5 Diet-Friendly Recipes For Hearty Soups and Stews

Danielle Omar, RD
by Danielle Omar, RD
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Not only are soups and stews easy to make, but they’re also a great way to sneak in extra veggies and antioxidant-rich spices. Research shows starting your meal with a soup can help fill you up, aiding weight loss. These five recipes show how versatile soups can fit your dietary preferences and contain up to 39 grams of satiating protein per serving. Bonus: They can easily be made ahead of time for meal prep and frozen for a healthy go-to meal.

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5 Diet-Friendly Recipes For Hearty Soups and Stews


Why it Made the Cut:

This recipe is low in sodium and saturated fat, which are key components of the DASH diet. Black beans are a good source of fiber and iron; this soup supplies almost half your daily iron needs in one serving. Plus, you get the bonus of increased iron absorption from the vitamin C in the tomatoes and peppers.


Why it Made the Cut:

This creamy gluten-free soup gets its texture from potatoes and plant-based milk, instead of the usual flour-based thickeners. Cauliflower is a great source of vitamin C and choline, which helps maintain healthy cell membranes, synthesize DNA and keep the nervous system humming.


Why it Made the Cut:

Shrimp is high-protein, low-calorie and a great source of iodine — a nutrient needed for thyroid health. It pairs nicely with avocado, which is an excellent source of heart-healthy fats and fiber.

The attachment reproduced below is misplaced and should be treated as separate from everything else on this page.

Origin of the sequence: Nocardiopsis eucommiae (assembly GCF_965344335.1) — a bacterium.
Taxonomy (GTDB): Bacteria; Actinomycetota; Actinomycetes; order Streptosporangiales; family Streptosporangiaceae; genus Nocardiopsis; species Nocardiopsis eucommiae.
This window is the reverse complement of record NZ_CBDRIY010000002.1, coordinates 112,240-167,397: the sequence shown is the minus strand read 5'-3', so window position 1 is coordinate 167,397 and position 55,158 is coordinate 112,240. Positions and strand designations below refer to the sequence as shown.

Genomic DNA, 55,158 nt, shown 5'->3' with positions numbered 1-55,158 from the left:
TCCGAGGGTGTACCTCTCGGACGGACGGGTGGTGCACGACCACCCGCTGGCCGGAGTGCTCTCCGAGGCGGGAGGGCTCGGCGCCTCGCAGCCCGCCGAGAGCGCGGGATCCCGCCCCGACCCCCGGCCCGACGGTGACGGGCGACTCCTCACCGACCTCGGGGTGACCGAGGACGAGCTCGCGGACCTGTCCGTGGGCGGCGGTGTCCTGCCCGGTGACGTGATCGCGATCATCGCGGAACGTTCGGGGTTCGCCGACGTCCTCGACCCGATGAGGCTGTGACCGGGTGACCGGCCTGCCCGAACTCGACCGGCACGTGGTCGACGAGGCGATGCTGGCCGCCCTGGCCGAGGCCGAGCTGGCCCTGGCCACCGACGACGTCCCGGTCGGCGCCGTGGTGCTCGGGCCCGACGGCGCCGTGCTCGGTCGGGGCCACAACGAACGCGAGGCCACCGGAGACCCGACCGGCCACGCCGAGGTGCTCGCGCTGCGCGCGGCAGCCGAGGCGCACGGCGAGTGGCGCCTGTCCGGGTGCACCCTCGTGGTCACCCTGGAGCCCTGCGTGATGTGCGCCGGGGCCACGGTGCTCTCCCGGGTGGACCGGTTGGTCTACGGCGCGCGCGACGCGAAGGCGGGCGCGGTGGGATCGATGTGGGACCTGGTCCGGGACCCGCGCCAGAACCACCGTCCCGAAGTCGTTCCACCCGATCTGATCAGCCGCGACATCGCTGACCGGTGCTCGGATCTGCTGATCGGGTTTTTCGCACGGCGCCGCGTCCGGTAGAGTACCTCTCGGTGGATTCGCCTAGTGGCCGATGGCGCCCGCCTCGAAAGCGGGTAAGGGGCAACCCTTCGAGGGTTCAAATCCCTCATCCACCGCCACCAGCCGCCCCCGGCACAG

Why it Made the Cut: 

This simple fisherman’s stew is an excellent way to add more fish to your diet — it can be made with either cod or tilapia, which are both mild white fish. This dish supplies a hearty serving of protein and twice your daily needs for vitamins A and C. It’s also rich in potassium, which prevents muscle cramping.


Why it Made the Cut: 

The white beans in this soup provide satiating protein and fiber. It also contains plenty of vegetables and leafy greens such as spinach, a great source of iron and potassium. This soup requires just nine ingredients, and you can easily mix-and-match with whatever veggies or beans you have on hand.

About the Author

Danielle Omar, RD
Danielle Omar, RD

Danielle is an integrative dietitian, culinary nutritionist, author and consultant, frequently lending her love of creating to high-profile food and nutrition media outlets. She’s a regularly featured blogger and founder of foodconfidence.comwhere she inspires men and women on their journey to become their healthiest self. Connect with her on Instagram and Facebook.


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